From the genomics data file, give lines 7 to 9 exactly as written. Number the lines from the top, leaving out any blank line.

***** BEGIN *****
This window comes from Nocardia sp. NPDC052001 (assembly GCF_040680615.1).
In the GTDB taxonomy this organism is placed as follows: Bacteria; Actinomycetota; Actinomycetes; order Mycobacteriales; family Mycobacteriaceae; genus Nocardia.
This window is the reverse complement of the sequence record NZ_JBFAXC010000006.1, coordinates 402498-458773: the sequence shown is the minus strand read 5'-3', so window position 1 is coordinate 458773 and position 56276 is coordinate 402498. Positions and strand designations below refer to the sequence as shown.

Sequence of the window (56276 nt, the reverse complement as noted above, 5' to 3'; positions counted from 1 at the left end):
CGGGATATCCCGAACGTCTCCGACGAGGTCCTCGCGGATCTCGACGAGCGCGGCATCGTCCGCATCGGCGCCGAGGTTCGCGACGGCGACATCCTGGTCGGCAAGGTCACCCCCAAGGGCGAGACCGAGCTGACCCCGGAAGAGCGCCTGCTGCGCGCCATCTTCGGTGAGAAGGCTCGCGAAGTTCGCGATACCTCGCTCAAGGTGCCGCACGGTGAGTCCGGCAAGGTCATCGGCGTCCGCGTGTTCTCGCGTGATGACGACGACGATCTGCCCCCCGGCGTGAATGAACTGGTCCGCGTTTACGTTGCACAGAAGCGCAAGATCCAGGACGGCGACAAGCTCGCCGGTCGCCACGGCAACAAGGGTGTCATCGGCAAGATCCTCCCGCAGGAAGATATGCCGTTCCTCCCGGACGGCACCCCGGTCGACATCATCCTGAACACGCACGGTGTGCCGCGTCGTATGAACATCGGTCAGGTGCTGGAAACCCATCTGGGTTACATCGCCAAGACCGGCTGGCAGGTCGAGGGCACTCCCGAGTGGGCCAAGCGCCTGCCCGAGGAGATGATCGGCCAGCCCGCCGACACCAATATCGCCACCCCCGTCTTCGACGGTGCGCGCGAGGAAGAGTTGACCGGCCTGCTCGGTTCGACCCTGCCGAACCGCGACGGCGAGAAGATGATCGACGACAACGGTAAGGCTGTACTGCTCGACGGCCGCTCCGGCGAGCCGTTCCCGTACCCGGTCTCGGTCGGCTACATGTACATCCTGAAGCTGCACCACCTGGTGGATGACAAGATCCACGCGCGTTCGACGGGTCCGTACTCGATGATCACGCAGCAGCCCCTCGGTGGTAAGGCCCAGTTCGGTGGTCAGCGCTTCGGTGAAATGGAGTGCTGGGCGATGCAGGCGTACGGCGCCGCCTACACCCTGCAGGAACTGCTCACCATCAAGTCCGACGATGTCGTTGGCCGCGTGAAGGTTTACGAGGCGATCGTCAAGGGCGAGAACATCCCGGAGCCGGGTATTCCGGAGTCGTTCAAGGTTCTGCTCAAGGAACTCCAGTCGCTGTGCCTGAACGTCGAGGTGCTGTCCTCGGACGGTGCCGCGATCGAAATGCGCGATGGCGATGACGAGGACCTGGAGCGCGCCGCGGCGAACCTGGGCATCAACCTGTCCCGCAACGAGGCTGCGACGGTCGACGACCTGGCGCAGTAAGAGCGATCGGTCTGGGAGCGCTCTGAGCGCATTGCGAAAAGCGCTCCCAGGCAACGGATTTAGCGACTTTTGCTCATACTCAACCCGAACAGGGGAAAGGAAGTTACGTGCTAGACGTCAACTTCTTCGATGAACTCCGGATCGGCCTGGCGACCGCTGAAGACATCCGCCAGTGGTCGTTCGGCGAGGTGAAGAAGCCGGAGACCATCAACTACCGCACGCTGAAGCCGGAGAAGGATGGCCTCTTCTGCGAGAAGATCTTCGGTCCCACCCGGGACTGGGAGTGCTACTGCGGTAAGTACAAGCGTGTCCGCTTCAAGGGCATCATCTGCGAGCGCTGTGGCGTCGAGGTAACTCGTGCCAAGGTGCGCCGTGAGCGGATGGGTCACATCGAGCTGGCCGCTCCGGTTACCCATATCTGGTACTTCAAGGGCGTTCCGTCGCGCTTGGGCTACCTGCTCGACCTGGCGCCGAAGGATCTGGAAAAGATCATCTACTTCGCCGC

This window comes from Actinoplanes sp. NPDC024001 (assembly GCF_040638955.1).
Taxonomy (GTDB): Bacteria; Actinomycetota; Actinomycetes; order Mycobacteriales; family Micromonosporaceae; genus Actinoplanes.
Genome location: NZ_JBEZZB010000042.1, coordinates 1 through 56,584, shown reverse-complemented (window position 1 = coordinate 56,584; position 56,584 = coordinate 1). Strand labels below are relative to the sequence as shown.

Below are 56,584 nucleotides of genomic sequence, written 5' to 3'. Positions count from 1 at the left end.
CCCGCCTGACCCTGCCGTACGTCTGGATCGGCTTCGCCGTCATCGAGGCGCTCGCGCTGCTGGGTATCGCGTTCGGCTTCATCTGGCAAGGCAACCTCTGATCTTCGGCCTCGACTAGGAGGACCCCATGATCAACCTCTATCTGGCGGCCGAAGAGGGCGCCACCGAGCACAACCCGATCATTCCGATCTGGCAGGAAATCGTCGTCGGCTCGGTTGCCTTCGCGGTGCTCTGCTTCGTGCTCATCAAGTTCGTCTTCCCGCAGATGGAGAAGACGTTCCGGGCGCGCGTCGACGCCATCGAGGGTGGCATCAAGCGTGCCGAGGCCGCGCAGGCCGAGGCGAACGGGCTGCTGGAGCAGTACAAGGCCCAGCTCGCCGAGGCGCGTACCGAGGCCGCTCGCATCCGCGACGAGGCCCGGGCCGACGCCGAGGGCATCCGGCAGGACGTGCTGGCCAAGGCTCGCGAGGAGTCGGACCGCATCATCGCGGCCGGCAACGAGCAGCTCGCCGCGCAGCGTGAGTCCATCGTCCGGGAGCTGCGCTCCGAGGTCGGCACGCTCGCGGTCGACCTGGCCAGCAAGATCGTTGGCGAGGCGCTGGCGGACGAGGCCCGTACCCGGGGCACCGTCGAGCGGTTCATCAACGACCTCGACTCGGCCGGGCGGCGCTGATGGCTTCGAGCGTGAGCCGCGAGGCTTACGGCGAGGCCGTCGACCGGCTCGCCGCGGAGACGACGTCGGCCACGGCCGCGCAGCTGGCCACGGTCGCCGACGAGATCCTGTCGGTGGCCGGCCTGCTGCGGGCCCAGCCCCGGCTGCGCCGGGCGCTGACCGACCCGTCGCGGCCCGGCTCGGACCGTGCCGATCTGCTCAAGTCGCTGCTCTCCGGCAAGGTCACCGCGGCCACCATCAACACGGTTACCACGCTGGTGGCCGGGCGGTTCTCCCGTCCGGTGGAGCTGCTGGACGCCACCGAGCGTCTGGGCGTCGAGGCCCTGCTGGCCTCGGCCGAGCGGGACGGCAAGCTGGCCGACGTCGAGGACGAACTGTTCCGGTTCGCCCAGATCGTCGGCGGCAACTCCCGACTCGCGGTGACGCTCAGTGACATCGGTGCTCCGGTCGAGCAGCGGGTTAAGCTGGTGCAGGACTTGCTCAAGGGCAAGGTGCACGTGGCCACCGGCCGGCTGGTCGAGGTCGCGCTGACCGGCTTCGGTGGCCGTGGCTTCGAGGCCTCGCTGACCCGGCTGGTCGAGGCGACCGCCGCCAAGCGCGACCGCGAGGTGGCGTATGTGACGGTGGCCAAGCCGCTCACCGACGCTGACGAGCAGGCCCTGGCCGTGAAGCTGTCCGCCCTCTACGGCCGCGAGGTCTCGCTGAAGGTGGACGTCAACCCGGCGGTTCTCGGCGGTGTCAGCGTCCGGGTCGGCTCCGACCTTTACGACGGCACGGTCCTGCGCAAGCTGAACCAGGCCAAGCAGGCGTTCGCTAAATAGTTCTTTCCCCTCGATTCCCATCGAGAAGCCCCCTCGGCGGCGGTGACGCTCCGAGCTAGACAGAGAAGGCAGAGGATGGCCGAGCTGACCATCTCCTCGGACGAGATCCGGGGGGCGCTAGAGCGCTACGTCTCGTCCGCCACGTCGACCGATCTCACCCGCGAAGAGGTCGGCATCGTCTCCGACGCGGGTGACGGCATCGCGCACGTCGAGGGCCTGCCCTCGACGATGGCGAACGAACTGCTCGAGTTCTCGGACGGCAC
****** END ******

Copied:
Taxonomy (GTDB): Bacteria; Actinomycetota; Actinomycetes; order Mycobacteriales; family Micromonosporaceae; genus Actinoplanes.
Genome location: NZ_JBEZZB010000042.1, coordinates 1 through 56,584, shown reverse-complemented (window position 1 = coordinate 56,584; position 56,584 = coordinate 1). Strand labels below are relative to the sequence as shown.

Below are 56,584 nucleotides of genomic sequence, written 5' to 3'. Positions count from 1 at the left end.